By 1947, two World Wars had knocked that down to 1037º, the level of an Ordinary Bitter. Though the high degree of attenuation meant that it was almost 4% ABV.
The influence of the war is plain to see in the presence of flaked barley, which brewers were forced to use. At breweries like Boddington who’d used adjuncts before the war, it replaced flaked maize. The invert sugar is my approximation for three proprietary sugars: 2 cwt DMS, 1.5 cwt Fla, 2 cwt. B.
There were two copper hops, about which all I know is that they were English and from the 1945 season. There were also 3 lbs of hopulon, a preparation of hops. According to a Whitbread brewing record, 1 lb hopulon is the equivalent of 7 lbs of hops. So I've bumped up the hop quantity by 21 lbs.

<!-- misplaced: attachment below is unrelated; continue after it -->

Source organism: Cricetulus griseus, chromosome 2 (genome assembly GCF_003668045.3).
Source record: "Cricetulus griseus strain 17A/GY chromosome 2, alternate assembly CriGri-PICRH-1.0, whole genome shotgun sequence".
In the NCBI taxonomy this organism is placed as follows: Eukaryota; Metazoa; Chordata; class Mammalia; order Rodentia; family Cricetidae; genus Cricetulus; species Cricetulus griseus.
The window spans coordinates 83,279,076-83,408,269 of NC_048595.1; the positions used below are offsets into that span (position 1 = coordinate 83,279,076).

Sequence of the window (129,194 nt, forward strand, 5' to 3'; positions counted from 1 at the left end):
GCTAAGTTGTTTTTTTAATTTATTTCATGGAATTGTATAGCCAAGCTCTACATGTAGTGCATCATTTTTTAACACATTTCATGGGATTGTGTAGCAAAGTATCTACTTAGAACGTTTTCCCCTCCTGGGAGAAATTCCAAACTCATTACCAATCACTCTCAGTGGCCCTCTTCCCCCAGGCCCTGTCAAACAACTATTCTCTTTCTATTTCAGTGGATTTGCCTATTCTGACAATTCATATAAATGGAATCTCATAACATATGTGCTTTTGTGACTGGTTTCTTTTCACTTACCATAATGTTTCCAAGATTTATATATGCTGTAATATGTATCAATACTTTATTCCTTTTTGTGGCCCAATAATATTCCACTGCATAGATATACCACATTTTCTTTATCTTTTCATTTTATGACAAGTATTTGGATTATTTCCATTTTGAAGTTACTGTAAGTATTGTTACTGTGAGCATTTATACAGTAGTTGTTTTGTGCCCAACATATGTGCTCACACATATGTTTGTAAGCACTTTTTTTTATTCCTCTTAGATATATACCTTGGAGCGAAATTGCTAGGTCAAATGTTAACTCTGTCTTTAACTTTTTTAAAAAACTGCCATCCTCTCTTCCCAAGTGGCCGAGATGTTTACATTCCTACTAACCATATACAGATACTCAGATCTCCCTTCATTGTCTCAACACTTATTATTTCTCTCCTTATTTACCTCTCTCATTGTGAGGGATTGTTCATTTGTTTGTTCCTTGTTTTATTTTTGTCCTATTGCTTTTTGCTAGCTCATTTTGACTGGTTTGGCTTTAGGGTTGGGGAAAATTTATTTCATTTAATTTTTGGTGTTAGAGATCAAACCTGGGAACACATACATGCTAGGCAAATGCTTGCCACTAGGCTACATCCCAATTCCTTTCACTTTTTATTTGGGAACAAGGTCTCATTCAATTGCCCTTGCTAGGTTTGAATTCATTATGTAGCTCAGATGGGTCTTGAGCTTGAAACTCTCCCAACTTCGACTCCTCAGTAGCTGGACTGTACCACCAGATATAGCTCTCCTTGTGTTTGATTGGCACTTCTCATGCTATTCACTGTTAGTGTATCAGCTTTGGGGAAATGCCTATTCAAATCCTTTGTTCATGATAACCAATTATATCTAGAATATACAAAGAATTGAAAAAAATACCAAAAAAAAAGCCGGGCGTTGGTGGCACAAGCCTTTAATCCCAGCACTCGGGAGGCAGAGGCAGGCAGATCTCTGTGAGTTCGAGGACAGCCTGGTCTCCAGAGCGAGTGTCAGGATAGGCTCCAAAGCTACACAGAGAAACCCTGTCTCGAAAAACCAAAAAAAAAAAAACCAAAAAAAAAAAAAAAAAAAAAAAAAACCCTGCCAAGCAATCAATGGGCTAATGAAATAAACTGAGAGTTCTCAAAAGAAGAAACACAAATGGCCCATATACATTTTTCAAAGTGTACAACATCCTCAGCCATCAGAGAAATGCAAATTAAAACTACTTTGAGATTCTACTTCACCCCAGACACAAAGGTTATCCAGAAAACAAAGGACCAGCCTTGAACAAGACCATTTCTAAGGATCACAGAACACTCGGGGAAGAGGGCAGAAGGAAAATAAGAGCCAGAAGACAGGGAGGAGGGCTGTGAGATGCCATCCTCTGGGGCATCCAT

Oddly, given the vagueness of the hop descriptions, which usually just list the grower, the dry hops are specifically listed as Brewer's Gold.
|1947 Boddington IP|
|pale malt||6.25 lb||78.13%|
|enzymic malt||0.25 lb||3.13%|
|flaked barley||0.50 lb||6.25%|
|No. 2 invert sugar||1.00 lb||12.50%|
|Fuggles 110 mins||1.00 oz|
|Goldings 30 mins||0.75 oz|
|Brewer's Gold dry hops||0.50 oz|
|Mash at||154º F|
|Sparge at||162º F|
|Boil time||110 minutes|
|pitching temp||61º F|
|Yeast||Wyeast 1318 London ale III (Boddingtons)|